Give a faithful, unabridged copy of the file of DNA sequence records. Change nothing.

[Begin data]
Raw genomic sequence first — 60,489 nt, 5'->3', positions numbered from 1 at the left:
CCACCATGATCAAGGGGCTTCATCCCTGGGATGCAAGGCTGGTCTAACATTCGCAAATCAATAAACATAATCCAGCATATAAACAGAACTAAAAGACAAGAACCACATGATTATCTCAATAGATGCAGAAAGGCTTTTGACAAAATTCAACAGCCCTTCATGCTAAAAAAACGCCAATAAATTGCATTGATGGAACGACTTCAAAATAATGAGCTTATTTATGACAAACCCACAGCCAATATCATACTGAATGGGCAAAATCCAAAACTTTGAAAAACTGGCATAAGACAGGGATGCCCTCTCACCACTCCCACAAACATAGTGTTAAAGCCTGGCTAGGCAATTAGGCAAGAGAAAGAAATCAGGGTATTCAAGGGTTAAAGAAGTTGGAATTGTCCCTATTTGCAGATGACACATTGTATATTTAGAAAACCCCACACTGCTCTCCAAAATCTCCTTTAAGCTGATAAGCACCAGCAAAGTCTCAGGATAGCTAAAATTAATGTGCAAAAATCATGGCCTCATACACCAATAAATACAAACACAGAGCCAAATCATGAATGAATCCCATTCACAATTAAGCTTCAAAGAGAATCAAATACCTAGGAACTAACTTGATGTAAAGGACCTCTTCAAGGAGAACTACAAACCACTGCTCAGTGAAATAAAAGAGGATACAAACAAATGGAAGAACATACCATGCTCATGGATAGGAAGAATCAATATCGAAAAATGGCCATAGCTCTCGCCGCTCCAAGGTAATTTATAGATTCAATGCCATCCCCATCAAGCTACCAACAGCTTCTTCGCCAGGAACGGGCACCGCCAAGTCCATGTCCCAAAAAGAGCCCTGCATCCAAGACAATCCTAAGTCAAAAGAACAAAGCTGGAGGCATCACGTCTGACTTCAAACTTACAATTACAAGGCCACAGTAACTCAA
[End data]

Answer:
Raw genomic sequence first — 60,489 nt, 5'->3', positions numbered from 1 at the left:
CCACCATGATCAAGGGGCTTCATCCCTGGGATGCAAGGCTGGTCTAACATTCGCAAATCAATAAACATAATCCAGCATATAAACAGAACTAAAAGACAAGAACCACATGATTATCTCAATAGATGCAGAAAGGCTTTTGACAAAATTCAACAGCCCTTCATGCTAAAAAAACGCCAATAAATTGCATTGATGGAACGACTTCAAAATAATGAGCTTATTTATGACAAACCCACAGCCAATATCATACTGAATGGGCAAAATCCAAAACTTTGAAAAACTGGCATAAGACAGGGATGCCCTCTCACCACTCCCACAAACATAGTGTTAAAGCCTGGCTAGGCAATTAGGCAAGAGAAAGAAATCAGGGTATTCAAGGGTTAAAGAAGTTGGAATTGTCCCTATTTGCAGATGACACATTGTATATTTAGAAAACCCCACACTGCTCTCCAAAATCTCCTTTAAGCTGATAAGCACCAGCAAAGTCTCAGGATAGCTAAAATTAATGTGCAAAAATCATGGCCTCATACACCAATAAATACAAACACAGAGCCAAATCATGAATGAATCCCATTCACAATTAAGCTTCAAAGAGAATCAAATACCTAGGAACTAACTTGATGTAAAGGACCTCTTCAAGGAGAACTACAAACCACTGCTCAGTGAAATAAAAGAGGATACAAACAAATGGAAGAACATACCATGCTCATGGATAGGAAGAATCAATATCGAAAAATGGCCATAGCTCTCGCCGCTCCAAGGTAATTTATAGATTCAATGCCATCCCCATCAAGCTACCAACAGCTTCTTCGCCAGGAACGGGCACCGCCAAGTCCATGTCCCAAAAAGAGCCCTGCATCCAAGACAATCCTAAGTCAAAAGAACAAAGCTGGAGGCATCACGTCTGACTTCAAACTTACAATTACAAGGCCACAGTAACTCAA